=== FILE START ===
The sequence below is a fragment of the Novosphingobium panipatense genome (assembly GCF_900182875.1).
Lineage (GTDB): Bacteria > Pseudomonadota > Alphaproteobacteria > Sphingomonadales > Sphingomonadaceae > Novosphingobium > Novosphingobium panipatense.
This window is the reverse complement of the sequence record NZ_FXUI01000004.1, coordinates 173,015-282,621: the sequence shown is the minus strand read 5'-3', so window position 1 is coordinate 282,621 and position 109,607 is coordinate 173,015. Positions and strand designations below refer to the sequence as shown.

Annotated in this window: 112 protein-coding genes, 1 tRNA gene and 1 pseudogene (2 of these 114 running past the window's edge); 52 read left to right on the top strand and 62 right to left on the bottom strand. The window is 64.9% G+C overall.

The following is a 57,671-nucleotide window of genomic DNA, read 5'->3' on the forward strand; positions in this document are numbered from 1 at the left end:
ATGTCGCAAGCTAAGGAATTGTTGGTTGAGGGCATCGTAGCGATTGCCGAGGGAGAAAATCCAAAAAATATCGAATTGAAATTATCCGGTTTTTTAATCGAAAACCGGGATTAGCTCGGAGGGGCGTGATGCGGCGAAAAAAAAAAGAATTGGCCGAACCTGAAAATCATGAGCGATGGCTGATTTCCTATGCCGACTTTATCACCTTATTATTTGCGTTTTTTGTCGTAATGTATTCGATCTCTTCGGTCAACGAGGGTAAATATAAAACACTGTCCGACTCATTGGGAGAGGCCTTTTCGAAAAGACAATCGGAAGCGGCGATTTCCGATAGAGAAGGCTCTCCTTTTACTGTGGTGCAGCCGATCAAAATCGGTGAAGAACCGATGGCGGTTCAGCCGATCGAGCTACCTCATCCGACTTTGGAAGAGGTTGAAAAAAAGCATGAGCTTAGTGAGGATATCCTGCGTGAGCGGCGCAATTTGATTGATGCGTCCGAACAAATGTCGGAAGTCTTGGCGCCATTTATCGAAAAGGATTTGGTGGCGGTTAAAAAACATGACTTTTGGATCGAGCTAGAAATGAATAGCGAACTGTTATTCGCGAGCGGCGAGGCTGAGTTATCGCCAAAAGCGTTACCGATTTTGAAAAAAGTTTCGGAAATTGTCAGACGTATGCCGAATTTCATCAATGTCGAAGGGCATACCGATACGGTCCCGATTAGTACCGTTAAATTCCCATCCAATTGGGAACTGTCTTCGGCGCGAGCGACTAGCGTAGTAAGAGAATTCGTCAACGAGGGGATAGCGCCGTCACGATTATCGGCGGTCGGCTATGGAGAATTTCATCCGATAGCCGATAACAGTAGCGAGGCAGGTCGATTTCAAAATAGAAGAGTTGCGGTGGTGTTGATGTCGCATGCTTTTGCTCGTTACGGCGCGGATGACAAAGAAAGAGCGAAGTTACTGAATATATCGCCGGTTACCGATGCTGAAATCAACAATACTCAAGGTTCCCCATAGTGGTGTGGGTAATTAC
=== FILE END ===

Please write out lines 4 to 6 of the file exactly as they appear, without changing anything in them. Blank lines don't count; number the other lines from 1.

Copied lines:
Annotated in this window: 112 protein-coding genes, 1 tRNA gene and 1 pseudogene (2 of these 114 running past the window's edge); 52 read left to right on the top strand and 62 right to left on the bottom strand. The window is 64.9% G+C overall.

The following is a 57,671-nucleotide window of genomic DNA, read 5'->3' on the forward strand; positions in this document are numbered from 1 at the left end:
ATGTCGCAAGCTAAGGAATTGTTGGTTGAGGGCATCGTAGCGATTGCCGAGGGAGAAAATCCAAAAAATATCGAATTGAAATTATCCGGTTTTTTAATCGAAAACCGGGATTAGCTCGGAGGGGCGTGATGCGGCGAAAAAAAAAAGAATTGGCCGAACCTGAAAATCATGAGCGATGGCTGATTTCCTATGCCGACTTTATCACCTTATTATTTGCGTTTTTTGTCGTAATGTATTCGATCTCTTCGGTCAACGAGGGTAAATATAAAACACTGTCCGACTCATTGGGAGAGGCCTTTTCGAAAAGACAATCGGAAGCGGCGATTTCCGATAGAGAAGGCTCTCCTTTTACTGTGGTGCAGCCGATCAAAATCGGTGAAGAACCGATGGCGGTTCAGCCGATCGAGCTACCTCATCCGACTTTGGAAGAGGTTGAAAAAAAGCATGAGCTTAGTGAGGATATCCTGCGTGAGCGGCGCAATTTGATTGATGCGTCCGAACAAATGTCGGAAGTCTTGGCGCCATTTATCGAAAAGGATTTGGTGGCGGTTAAAAAACATGACTTTTGGATCGAGCTAGAAATGAATAGCGAACTGTTATTCGCGAGCGGCGAGGCTGAGTTATCGCCAAAAGCGTTACCGATTTTGAAAAAAGTTTCGGAAATTGTCAGACGTATGCCGAATTTCATCAATGTCGAAGGGCATACCGATACGGTCCCGATTAGTACCGTTAAATTCCCATCCAATTGGGAACTGTCTTCGGCGCGAGCGACTAGCGTAGTAAGAGAATTCGTCAACGAGGGGATAGCGCCGTCACGATTATCGGCGGTCGGCTATGGAGAATTTCATCCGATAGCCGATAACAGTAGCGAGGCAGGTCGATTTCAAAATAGAAGAGTTGCGGTGGTGTTGATGTCGCATGCTTTTGCTCGTTACGGCGCGGATGACAAAGAAAGAGCGAAGTTACTGAATATATCGCCGGTTACCGATGCTGAAATCAACAATACTCAAGGTTCCCCATAGTGGTGTGGGTAATTAC